Dr. M. R.Rajagopal is one of the founders of Pain and Palliative Care Society (PPCS) in Medical College, Calicut, in 1993. In 1995, PPCS was recognized as a model demonstration project by the World Health Organisation, known for its suitability to the socio-cultural needs of the country, for its novel training programs and for its roots in the community. Over ten years, it developed into the biggest Palliative Care Centre in the country incorporating a major “Institute of Palliative Medicine” (IPM), with more than 60 link centres in various parts of Kerala.

Since 1996, Rajagopal has been working with the WHO Collaborating Center at Madison-Wisconsin and with the Government of India to improve opioid availability in India. The work has so far resulted in simplification of narcotic regulations in 13 states in India as well as in uninterrupted availability of oral morphine from the Government Opium and Alkaloid factories in India.In 2003, he with his colleagues created Pallium India, a registered charitable trust with the intention of spreading palliative care to areas in India where they did not exist, and for palliative care advocacy. In 2016, the organization reached 21 of India’s 29 states. In 2006, Pallium India created the Trivandrum Institute of Palliative Sciences as its training, research and clinical demonstration unit. In 2012, this was declared a WHO Collaborating Centre.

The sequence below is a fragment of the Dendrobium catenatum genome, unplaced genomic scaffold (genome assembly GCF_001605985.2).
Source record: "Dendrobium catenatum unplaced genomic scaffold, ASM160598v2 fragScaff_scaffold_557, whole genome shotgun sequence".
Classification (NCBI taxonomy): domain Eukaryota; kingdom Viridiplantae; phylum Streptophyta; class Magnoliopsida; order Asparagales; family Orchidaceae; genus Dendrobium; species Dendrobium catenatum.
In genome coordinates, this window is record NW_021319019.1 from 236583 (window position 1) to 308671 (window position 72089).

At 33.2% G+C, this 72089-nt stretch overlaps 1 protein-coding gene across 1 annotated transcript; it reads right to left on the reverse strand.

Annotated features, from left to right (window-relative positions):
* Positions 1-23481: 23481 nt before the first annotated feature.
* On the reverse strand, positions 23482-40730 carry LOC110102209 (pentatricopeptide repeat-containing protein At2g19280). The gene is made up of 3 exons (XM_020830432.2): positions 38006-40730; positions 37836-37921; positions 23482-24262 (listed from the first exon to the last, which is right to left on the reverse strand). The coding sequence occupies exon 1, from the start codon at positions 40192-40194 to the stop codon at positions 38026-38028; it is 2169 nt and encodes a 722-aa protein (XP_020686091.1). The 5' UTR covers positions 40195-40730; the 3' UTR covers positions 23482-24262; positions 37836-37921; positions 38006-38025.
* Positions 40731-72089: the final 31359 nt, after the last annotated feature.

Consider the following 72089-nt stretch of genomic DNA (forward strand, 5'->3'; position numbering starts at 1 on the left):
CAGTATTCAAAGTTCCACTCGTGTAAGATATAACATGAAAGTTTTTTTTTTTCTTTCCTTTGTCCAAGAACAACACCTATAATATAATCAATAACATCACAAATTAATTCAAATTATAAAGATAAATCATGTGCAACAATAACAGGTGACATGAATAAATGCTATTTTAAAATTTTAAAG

Rajagopal was a prime mover in the development of the document, “National Standards for Palliative Care in India” in 2006-2008.

He was also the prime mover in the creation of the National Program for Palliative Care (NPPC) by the Ministry of Health of Government of India in 2012.

Dr. Rajagopal is one of the five lead authors of the Lancet Commission report published in October 2017, which pointed out that more than 61 million people live in pain and suffering worldwide every year without access to palliative care. The report describes a possible global strategy for correction in this huge inequity in care and suggests a low-cost essential package which could remedy the situation.

Rajagopal’s contribution has been significant in bringing the Parliament of India to amend the draconian Narcotic Drugs and Psychotropic Substances (NDPS) Act of 1985. The Amendment was passed in 2014 Feb.  

In 2014, Rajagopal was honored by Human Rights Watch with the Alison Des Forges Award for Extraordinary Activism,in recognition of his tireless efforts to defend the right of patients to live and die with dignity.In 2017, Rajagopal was named one of the 30 most influential leaders in hospice and palliative medicine by American Academy of Hospice and Palliative Medicine (AAHPM).

A documentary film based on Dr M R Rajagopal’s life, titled “Hippocratic: 18 Experiments in Gently Shaking the World” was released by Moonshine Agency, Australia, on World Palliative Care Day, October 14 2017.

In 2018, the Indian Government honored Dr M. R. Rajagopal with the Padma Shri award.